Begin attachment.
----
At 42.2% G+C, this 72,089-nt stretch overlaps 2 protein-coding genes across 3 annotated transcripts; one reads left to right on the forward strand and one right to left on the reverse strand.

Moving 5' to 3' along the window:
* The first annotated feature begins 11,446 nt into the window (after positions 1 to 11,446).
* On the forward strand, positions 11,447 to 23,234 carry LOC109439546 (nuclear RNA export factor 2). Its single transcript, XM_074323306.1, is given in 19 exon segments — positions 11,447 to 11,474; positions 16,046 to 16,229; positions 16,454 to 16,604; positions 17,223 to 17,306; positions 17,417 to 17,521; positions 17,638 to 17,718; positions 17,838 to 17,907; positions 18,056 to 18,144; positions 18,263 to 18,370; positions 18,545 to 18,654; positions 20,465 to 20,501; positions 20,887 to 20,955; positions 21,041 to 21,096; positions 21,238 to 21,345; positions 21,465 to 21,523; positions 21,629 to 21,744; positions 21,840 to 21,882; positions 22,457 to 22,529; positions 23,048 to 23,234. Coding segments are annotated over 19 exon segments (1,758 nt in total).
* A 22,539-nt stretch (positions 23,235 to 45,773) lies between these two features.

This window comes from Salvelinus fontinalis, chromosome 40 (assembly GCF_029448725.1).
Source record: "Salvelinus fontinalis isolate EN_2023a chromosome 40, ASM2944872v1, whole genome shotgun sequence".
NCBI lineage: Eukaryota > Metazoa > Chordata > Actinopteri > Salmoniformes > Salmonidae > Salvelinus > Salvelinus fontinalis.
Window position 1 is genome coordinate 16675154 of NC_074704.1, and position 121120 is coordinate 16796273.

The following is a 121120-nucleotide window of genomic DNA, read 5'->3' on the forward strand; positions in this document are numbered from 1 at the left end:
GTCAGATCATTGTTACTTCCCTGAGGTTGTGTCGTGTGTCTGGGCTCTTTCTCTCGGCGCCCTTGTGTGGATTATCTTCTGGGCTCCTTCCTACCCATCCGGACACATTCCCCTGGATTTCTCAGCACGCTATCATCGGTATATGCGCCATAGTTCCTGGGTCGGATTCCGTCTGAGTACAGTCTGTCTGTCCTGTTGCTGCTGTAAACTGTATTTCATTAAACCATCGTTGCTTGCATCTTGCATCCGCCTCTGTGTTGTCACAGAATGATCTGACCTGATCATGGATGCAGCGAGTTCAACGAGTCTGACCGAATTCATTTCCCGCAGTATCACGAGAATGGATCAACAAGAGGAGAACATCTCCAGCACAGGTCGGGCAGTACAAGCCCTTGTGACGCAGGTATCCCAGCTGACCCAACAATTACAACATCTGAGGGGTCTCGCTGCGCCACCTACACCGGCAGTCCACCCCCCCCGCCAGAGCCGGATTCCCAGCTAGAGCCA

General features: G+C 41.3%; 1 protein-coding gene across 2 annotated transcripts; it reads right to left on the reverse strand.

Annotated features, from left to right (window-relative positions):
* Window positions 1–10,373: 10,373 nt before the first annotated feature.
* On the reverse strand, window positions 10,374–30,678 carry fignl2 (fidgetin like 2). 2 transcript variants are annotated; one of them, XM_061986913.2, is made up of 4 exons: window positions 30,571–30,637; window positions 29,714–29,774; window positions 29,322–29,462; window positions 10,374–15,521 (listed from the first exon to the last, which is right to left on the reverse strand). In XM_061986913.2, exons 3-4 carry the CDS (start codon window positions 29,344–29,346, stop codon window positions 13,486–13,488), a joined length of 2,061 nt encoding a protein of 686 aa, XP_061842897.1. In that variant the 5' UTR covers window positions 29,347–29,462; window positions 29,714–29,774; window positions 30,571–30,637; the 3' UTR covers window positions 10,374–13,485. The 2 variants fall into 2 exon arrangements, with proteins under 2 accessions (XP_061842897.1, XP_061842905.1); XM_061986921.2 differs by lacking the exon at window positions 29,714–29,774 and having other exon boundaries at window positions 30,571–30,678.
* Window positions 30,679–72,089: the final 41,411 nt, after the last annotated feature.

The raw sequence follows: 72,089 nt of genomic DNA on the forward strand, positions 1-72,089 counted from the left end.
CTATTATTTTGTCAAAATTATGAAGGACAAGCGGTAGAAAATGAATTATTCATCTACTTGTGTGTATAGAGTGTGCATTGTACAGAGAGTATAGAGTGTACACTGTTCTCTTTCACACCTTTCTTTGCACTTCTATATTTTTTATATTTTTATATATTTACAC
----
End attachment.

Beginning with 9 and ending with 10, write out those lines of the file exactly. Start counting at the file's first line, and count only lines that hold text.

Window position 1 is genome coordinate 16675154 of NC_074704.1, and position 121120 is coordinate 16796273.

The following is a 121120-nucleotide window of genomic DNA, read 5'->3' on the forward strand; positions in this document are numbered from 1 at the left end: